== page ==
12_chapter 3 - CHAPTER III OEDIPUS OEDIPUS OEDIPUS THE KING I mean painful because every thing is irrevocable Because the past is irremediable

12_chapter 3 - CHAPTER III OEDIPUS OEDIPUS OEDIPUS THE...

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CHAPTER - III OEDIPUS ... OEDIPUS OEDIPUS THE KING I mean painful; because every thing is irrevocable Because the past is irremediable Because the future can be built upon the real past. T.S. Eliot - The Family Reunion . Oedipus the Kino is Sophocles s master piece and considered by many, the greatest of Greek tragedies. Aristotle referred to it continually in his Poetics , pointing out the features of an ideal tragic poem. Often since Aristotle s Poetics . Oedipus Tvrannus has been cited as an epitome of tragedy (Taplin 26). This play is one of the three plays of a group known as the Theban plays since they relate to destinies of the Theban family of Oedipus and his children. The other two plays are Antigone and Oedipus at Colonus . Although the three plays are connected by theme and subject, they do not form a trilogy in the usual sense of the term. Antigone is written first, although the events which are its subject, are later than those which take place in the other two plays. Oedipus the King , which is also called Oedipus Tvrannus or Oedipus Rex , is written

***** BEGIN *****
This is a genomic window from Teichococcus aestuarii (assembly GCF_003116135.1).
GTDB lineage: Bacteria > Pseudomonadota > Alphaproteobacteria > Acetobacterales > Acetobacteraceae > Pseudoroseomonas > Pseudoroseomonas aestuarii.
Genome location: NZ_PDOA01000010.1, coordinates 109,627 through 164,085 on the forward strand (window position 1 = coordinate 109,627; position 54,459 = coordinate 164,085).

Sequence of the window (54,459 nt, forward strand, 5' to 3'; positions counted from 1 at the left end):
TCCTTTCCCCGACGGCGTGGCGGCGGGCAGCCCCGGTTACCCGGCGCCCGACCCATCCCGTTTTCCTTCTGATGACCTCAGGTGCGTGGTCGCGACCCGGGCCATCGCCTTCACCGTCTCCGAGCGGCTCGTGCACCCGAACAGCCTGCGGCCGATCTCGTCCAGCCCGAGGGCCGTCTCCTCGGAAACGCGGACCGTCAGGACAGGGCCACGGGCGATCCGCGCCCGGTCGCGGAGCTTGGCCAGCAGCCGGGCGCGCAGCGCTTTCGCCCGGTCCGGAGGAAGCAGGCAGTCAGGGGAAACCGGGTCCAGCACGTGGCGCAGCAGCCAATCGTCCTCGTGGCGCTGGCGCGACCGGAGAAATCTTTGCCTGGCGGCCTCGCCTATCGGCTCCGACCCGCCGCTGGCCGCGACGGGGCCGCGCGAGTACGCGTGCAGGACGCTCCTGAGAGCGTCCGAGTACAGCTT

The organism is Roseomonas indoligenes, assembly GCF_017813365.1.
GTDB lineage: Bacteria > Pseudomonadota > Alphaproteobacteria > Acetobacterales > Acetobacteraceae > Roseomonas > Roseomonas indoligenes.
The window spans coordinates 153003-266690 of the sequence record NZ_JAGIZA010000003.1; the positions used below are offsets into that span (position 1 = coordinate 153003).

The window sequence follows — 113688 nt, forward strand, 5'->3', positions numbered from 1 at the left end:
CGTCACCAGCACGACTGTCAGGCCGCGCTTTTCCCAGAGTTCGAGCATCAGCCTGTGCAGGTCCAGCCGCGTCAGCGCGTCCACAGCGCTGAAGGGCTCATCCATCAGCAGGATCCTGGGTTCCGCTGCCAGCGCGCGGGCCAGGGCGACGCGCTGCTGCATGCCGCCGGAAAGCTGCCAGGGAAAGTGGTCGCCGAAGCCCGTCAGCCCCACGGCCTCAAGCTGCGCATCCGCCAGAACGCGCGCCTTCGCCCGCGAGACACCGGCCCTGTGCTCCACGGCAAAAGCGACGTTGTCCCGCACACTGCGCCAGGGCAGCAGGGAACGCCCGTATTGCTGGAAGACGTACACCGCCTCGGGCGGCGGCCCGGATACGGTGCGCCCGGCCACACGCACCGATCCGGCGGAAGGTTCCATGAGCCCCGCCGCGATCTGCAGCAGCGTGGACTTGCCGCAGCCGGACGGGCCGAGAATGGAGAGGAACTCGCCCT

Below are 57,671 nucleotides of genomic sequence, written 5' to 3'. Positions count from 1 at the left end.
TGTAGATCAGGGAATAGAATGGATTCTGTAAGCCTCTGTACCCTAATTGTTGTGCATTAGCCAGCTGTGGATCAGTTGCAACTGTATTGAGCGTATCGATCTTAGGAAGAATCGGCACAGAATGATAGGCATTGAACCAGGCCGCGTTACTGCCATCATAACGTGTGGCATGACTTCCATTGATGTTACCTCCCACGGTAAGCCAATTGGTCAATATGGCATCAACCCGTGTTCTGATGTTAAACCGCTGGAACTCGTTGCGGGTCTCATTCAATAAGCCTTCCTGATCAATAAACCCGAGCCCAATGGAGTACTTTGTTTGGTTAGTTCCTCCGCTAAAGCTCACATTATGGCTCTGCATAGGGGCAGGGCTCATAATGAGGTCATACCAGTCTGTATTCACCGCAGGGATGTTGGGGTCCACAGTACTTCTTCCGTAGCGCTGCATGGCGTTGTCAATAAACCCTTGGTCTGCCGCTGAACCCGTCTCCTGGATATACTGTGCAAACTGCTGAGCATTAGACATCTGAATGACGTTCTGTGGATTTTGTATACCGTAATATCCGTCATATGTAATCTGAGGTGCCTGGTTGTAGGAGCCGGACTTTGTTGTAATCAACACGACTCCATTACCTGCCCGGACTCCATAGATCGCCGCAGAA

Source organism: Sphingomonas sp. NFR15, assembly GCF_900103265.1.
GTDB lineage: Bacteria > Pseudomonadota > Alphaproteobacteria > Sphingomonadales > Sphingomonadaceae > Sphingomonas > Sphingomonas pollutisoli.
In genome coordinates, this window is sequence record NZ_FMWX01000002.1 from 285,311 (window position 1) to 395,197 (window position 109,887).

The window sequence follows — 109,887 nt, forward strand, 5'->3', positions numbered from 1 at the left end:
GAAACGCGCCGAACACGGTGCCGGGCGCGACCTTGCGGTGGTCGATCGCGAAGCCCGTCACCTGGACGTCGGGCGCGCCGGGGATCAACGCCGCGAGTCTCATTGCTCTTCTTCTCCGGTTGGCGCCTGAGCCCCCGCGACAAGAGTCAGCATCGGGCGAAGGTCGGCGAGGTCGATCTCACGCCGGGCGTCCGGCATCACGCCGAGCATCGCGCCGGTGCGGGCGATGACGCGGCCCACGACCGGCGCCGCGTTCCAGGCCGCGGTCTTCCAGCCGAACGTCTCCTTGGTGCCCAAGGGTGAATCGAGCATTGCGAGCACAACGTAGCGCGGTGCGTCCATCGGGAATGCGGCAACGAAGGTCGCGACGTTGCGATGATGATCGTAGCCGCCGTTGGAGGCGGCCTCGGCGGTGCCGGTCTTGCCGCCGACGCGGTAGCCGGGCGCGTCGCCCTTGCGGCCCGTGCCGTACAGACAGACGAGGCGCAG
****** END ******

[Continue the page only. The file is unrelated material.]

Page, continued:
104 next. The date of the first production is probably about 425 B.C. The argument that the play is an extensive image of Athens under the leadership of Pericles, is strong enough to support the provisional dating of 429 B.C., just before Pericles death (Walton 119 ). Its tragic effect is seen in the contrast between the supreme will of the gods and the futile attempts of mankind to escape the evil. Friderick Nietzche, commenting on Oedipus in his masterpiece, The Birth of Tragedy, remarks: The most sorrowful figure of the Greek stage, the hapless Oedipus was understood by Sophocles as the noble man, who inspite of his wisdom was destined to error and misery, but nevertheless through his extraordinary sufferings ultimately exerted a magical wholesome influence on all around him which constitutes even after the death (qtd in Perspectives) . The central idea of this tragedy is that through suffering a man learns modesty before the gods. The play seems to have been written with the purpose of inculcating the doctrine of fate. Sophocles makes the people realise, by means of most elaborate and striking example, what the meaning of fate is. As in the case of Philoctetes, the fate of Oedipus is defined in strength and weakness. A man is destined to commit the most appalling
105 crimes; of all the precaution taken by his parents at his birth and those which he takes himself later on, only serve to bring about the fulfillment of the Oracles. He is drawn as man of contrasting qualities, all of which are pinpointed in the title of the play. Literally, the term turannos means no more than an unconstitutional ruler. The very same fate drags him at last to the discovery of those crimes of which he has been ignorant for so long. In consequence, he is plunged from the heights of a glorious and seemingly spotless life to the depths of infamy and horrible despair. The play s theme is the shattering of Oedipus s illusion through knowledge,

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